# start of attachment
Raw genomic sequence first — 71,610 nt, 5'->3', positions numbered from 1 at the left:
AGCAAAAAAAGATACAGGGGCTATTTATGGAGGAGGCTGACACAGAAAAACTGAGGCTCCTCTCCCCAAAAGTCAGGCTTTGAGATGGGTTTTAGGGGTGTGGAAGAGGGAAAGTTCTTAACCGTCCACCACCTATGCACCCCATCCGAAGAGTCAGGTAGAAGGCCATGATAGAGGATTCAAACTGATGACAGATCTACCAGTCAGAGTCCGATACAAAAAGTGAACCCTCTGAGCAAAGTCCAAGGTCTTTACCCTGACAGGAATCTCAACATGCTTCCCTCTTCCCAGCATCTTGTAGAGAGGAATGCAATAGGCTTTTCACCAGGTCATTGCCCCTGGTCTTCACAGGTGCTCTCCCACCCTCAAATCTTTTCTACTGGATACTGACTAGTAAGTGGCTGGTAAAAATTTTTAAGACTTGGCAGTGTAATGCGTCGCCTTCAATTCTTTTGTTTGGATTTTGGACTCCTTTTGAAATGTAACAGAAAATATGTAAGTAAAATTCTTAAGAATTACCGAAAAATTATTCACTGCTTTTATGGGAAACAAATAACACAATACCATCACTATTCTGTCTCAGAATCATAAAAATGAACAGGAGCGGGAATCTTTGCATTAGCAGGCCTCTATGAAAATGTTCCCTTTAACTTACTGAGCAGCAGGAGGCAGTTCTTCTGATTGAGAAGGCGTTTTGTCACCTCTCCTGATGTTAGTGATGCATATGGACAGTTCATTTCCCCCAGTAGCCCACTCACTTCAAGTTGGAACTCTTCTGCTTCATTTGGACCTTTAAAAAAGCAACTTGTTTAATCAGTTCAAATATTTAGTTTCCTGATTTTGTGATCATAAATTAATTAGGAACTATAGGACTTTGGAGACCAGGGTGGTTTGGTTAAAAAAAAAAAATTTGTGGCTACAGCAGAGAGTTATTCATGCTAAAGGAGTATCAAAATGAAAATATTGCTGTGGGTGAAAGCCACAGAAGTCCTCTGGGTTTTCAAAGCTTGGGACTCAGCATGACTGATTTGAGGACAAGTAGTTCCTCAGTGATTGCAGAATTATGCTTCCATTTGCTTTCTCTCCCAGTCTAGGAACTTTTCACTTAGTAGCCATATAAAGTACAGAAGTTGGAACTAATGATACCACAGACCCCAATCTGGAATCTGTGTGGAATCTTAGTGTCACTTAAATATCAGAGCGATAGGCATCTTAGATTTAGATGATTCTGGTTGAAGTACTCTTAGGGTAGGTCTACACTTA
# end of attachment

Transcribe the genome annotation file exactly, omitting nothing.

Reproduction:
Raw genomic sequence first — 71,610 nt, 5'->3', positions numbered from 1 at the left:
AGCAAAAAAAGATACAGGGGCTATTTATGGAGGAGGCTGACACAGAAAAACTGAGGCTCCTCTCCCCAAAAGTCAGGCTTTGAGATGGGTTTTAGGGGTGTGGAAGAGGGAAAGTTCTTAACCGTCCACCACCTATGCACCCCATCCGAAGAGTCAGGTAGAAGGCCATGATAGAGGATTCAAACTGATGACAGATCTACCAGTCAGAGTCCGATACAAAAAGTGAACCCTCTGAGCAAAGTCCAAGGTCTTTACCCTGACAGGAATCTCAACATGCTTCCCTCTTCCCAGCATCTTGTAGAGAGGAATGCAATAGGCTTTTCACCAGGTCATTGCCCCTGGTCTTCACAGGTGCTCTCCCACCCTCAAATCTTTTCTACTGGATACTGACTAGTAAGTGGCTGGTAAAAATTTTTAAGACTTGGCAGTGTAATGCGTCGCCTTCAATTCTTTTGTTTGGATTTTGGACTCCTTTTGAAATGTAACAGAAAATATGTAAGTAAAATTCTTAAGAATTACCGAAAAATTATTCACTGCTTTTATGGGAAACAAATAACACAATACCATCACTATTCTGTCTCAGAATCATAAAAATGAACAGGAGCGGGAATCTTTGCATTAGCAGGCCTCTATGAAAATGTTCCCTTTAACTTACTGAGCAGCAGGAGGCAGTTCTTCTGATTGAGAAGGCGTTTTGTCACCTCTCCTGATGTTAGTGATGCATATGGACAGTTCATTTCCCCCAGTAGCCCACTCACTTCAAGTTGGAACTCTTCTGCTTCATTTGGACCTTTAAAAAAGCAACTTGTTTAATCAGTTCAAATATTTAGTTTCCTGATTTTGTGATCATAAATTAATTAGGAACTATAGGACTTTGGAGACCAGGGTGGTTTGGTTAAAAAAAAAAAATTTGTGGCTACAGCAGAGAGTTATTCATGCTAAAGGAGTATCAAAATGAAAATATTGCTGTGGGTGAAAGCCACAGAAGTCCTCTGGGTTTTCAAAGCTTGGGACTCAGCATGACTGATTTGAGGACAAGTAGTTCCTCAGTGATTGCAGAATTATGCTTCCATTTGCTTTCTCTCCCAGTCTAGGAACTTTTCACTTAGTAGCCATATAAAGTACAGAAGTTGGAACTAATGATACCACAGACCCCAATCTGGAATCTGTGTGGAATCTTAGTGTCACTTAAATATCAGAGCGATAGGCATCTTAGATTTAGATGATTCTGGTTGAAGTACTCTTAGGGTAGGTCTACACTTA